Machine vision company Cognex (NASDAQ:CGNX) has long been one of the most attractive growth stories in the industrial sector, but gaining an entry level into the stock hasn't been easy in the last year. The good news is that it fell more than 8% on the day that its fourth-quarter results beat analyst estimates. The bad news is that it rose more than 7% the next day. Why the sell-off? Why did buyers come back in? And what are its prospects for its coming year?
Cognex beats estimates
Unfortunately, the best answer to why a stock moves on a given day is usually that there were more buyers than sellers or vice versa! However, you can analyze the underlying trends in Cognex's business and build a picture of why investors would buy or sell the stock. For the uninitiated, Cognex is a company that sells machine vision systems which monitor automated manufacturing processes.
Its fourth-quarter results came in with earnings per share, or EPS, of $0.23; a cent ahead of estimates. Moreover, even though its guidance for the next quarter of revenue of $88 million-$91 million looks a little light compared to analyst estimates of $91.2 million, Foolish investors should appreciate that Cognex tends to be conservative in its guidance. In fact, it has beaten estimates in three of its last four reports.
Key trends for Cognex
Cognex has some strong growth opportunities in the coming years, and it's possible that its share price turbulence was a result of contrasting views on how these opportunities were trending. Before going into details, here is a brief summary of what Foolish investors should look for in future years from Cognex:
- Expansion into the logistics market with its product ID solutions
- Increasing automated manufacturing in emerging markets should create new growth opportunities
- Broadening its market reach into areas like pharmaceuticals, food, and beverage should de-risk the company from over-exposure to any one sector
- Secular growth in the usage of machine vision technology in automation
The two key upside and downside drivers appear to be product ID solutions, and emerging market prospects, respectively.
Cognex defines the logistics market as being a $250 million market, of which it estimates its share is less than 10%. It reports logistics customers within its product ID sales, an end market that it estimates is worth $900 million. According, to Cognex's management its market share in the product ID market is "not much more than 10%". This is a good opportunity considering Cognex's total 2013 revenue was only $354 million. Indeed, the two major deals signed in the logistics sector in the second quarter seemed to kick-start the gradual rise that has seen its stock double since May. Moreover, if Cognex surprises the market by announcing some new logistics deals, you can expect the stock to move higher.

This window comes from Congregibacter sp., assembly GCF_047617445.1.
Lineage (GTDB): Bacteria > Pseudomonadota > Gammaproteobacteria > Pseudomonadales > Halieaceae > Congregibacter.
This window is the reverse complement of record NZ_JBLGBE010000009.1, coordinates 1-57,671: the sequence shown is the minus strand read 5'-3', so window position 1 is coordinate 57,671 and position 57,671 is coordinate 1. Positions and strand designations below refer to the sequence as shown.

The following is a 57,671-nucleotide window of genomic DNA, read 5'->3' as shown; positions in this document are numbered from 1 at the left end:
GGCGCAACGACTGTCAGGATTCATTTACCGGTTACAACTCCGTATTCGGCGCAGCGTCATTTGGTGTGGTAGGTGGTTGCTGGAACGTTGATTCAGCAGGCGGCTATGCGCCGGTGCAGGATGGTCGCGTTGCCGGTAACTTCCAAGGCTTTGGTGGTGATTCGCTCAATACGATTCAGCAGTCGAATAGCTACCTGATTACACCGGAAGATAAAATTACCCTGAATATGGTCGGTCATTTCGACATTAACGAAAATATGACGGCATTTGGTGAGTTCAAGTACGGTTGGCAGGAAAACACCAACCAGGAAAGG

The main worry appears to be its growth prospects in emerging markets, because investors have fretted over the BRICs in recent months. However, despite the fears, there are some positive points specific to Cognex. Its largest industry vertical in China is consumer electronics, and management declared that it was looking forward to "very strong growth from China" in 2014. In addition, it's also strong in the automotive sector, and the evidence from companies like Johnson Controls (NYSE:JCI) and Alcoa (NYSE:AA) is that China's automotive sector will grow nicely in 2014.
Johnson controls automotive experience segment saw its sales rise 33% in its last quarter,while Alcoa is predicting 6%-10% growth in its automotive segment in China for 2014. In fact, Alcoa forecasts the automotive sector to grow 2%-5% in North America, and it even forecasts that the European automotive sector will grow in 2014. All of which is good news for Cognex, as the automotive sector is its largest industry vertical worldwide.
Where next for Cognex?
Cognex looks favorably positioned in 2014, and it needs to be to justify a P/E ratio of more than 37 times forward earnings. It has upside potential from signing some new logistics deals, and China's consumer electronics sector may bounce back after the Chinese New Year. Meanwhile, the global automotive market remains strong.
On the downside, Cognex is always going to be a company whose prospects are ultimately cyclical, so it always carries macroeconomic risk. It's a great stock when the economy and markets are doing well, but it could underperform if sentiment turns down on the economy, and its valuation leaves little room for disappointment.
Lee Samaha has no position in any stocks mentioned. The Motley Fool recommends Cognex. Try any of our Foolish newsletter services free for 30 days. We Fools may not all hold the same opinions, but we all believe that considering a diverse range of insights makes us better investors. The Motley Fool has a disclosure policy.